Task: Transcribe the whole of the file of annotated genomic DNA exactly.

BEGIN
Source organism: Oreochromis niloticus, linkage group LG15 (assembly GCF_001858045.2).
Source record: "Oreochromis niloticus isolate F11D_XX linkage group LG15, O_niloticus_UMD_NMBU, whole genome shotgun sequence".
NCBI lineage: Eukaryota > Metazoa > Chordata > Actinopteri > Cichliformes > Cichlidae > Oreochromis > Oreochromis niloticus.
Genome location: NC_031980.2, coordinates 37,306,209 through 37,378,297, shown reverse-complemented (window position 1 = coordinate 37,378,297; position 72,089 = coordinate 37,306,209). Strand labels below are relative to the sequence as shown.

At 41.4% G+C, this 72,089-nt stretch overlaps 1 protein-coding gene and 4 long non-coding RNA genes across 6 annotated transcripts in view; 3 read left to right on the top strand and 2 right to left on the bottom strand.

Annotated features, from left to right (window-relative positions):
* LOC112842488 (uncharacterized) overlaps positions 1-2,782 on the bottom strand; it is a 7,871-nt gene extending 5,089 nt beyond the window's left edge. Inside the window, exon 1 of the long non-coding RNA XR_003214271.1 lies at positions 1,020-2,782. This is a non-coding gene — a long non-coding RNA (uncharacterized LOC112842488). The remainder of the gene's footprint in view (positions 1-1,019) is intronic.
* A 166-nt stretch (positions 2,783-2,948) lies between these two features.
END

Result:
Source organism: Oreochromis niloticus, linkage group LG15 (assembly GCF_001858045.2).
Source record: "Oreochromis niloticus isolate F11D_XX linkage group LG15, O_niloticus_UMD_NMBU, whole genome shotgun sequence".
NCBI lineage: Eukaryota > Metazoa > Chordata > Actinopteri > Cichliformes > Cichlidae > Oreochromis > Oreochromis niloticus.
Genome location: NC_031980.2, coordinates 37,306,209 through 37,378,297, shown reverse-complemented (window position 1 = coordinate 37,378,297; position 72,089 = coordinate 37,306,209). Strand labels below are relative to the sequence as shown.

At 41.4% G+C, this 72,089-nt stretch overlaps 1 protein-coding gene and 4 long non-coding RNA genes across 6 annotated transcripts in view; 3 read left to right on the top strand and 2 right to left on the bottom strand.

Annotated features, from left to right (window-relative positions):
* LOC112842488 (uncharacterized) overlaps positions 1-2,782 on the bottom strand; it is a 7,871-nt gene extending 5,089 nt beyond the window's left edge. Inside the window, exon 1 of the long non-coding RNA XR_003214271.1 lies at positions 1,020-2,782. This is a non-coding gene — a long non-coding RNA (uncharacterized LOC112842488). The remainder of the gene's footprint in view (positions 1-1,019) is intronic.
* A 166-nt stretch (positions 2,783-2,948) lies between these two features.